First, Do No Harm
Did you ever hear about the epitaph on a tombstone that read “I told you I was sick!” Was it a joke? Or was it the last request of a dying man to get his point across? Or, was it a message to his doctor?
I don’t know, but I do know how frustrating it can be to get the word out on something. People often just believe what they want to believe. “Don’t bother me with the facts,” is their attitude.
A similar experience for me has been my efforts to tell about medical malpractice. I’ve been representing injured people in medical malpractice cases for the last 20 years. During that time, I have heard hundreds of stories of medical errors and the failure of medical providers to even explain to patients and families what happened! I’ve been shocked about the attitude of the medical profession, both doctors and hospitals, about what is going on with the treatment of their patients.
For example, Indiana passed a Medical Malpractice Act in the late ’70s. This new law made suing medical professionals much harder, including limiting the amount of money an injured patient could receive, limiting the amount of attorneys fees for plaintiffs’ lawyers (but not for the defendants’ lawyers!), and imposing strict, heavy-handed requirements that must be met by plaintiffs’ lawyers before any malpractice suit can be filed.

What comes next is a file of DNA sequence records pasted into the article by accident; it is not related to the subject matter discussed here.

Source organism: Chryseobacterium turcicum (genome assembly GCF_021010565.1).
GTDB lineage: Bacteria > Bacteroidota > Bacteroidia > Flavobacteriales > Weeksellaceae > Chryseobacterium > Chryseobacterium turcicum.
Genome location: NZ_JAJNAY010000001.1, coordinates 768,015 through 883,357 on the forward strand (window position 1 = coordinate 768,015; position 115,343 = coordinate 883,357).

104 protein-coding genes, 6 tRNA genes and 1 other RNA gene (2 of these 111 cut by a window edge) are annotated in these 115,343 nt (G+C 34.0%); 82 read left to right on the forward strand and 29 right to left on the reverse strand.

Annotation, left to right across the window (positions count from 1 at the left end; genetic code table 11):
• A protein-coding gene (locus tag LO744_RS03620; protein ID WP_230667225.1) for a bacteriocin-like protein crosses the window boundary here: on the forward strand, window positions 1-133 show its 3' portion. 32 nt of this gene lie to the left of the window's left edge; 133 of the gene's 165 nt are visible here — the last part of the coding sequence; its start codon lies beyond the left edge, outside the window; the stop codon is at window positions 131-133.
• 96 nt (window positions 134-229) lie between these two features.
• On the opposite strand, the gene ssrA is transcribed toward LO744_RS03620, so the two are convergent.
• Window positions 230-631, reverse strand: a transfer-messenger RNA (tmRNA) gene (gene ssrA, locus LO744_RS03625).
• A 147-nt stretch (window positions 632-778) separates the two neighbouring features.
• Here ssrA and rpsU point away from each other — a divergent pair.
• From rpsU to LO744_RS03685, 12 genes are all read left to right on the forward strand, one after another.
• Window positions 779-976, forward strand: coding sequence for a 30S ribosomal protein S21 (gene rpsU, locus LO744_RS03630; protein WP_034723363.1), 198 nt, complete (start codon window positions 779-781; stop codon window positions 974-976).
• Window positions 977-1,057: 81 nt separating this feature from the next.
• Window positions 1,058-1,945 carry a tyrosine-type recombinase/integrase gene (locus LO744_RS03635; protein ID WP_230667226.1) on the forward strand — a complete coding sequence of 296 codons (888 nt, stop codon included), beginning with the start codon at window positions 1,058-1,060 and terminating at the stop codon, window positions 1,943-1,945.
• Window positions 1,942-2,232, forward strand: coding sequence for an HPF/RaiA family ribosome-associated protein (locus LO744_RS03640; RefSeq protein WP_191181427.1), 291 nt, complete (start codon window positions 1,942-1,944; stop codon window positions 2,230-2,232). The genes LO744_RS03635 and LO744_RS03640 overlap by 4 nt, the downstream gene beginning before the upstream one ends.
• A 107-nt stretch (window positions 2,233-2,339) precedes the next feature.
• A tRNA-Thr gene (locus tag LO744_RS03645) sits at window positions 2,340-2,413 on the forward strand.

One of these pre-suit requirements is a submission to a Medical Review Panel, three doctors who will decide if the facts of the case amount to medical malpractice. Since the beginning of this law, 81% of the panels have found no malpractice.
I am aware of some of these cases that failed to “make the grade.” As careful as I have been in reviewing cases, I still have lost some at the panel level. Experts from all over the country with ideal and impeccable credentials, physicians/faculty members from top-level universities, have been shocked when Indiana doctors on panels ruled against them, finding no medical malpractice. They questioned the system. Colleagues from other law firms have expressed the same frustration as I have: this law is a bad one, it doesn’t work, it’s unfair, and people are harmed by it. The immense lobbying by the medical profession is what got the law passed.
I suggest that far too many medical professionals don’t listen. They seem not to care.
Now, someone else is saying essentially the same thing I have been trying to get across: there’s more medical malpractice than you think. “I told you [the system] was sick!
Recently, someone important has joined my voice (and those of other trial lawyers). Johns Hopkins University School of Medicine researchers just this month published research findings that medical error is the third biggest cause of death in the United States, behind heart disease and cancer.
There’s a lot more that I could say about this, but I won’t. I’m tired… but, I wonder. The American Heart Association raised over $780 Million Dollars last year to fight heart disease. The American Cancer Society raised even more: over $870 Million. The American Medical Association raised $261 Million in 2014. What did it do with all of that money? Maybe we need another organization (other than trial lawyers) to fight medical malpractice. Maybe it could be named the Stop American Medical Malpractice Foundation. But, like I said, I’m tired.
Do you believe that you or a loved one has been a victim of medical malpractice? Contact the proven and dedicated Indiana medical malpractice attorneys at Kooi today. We are ready to provide a free case evaluation.
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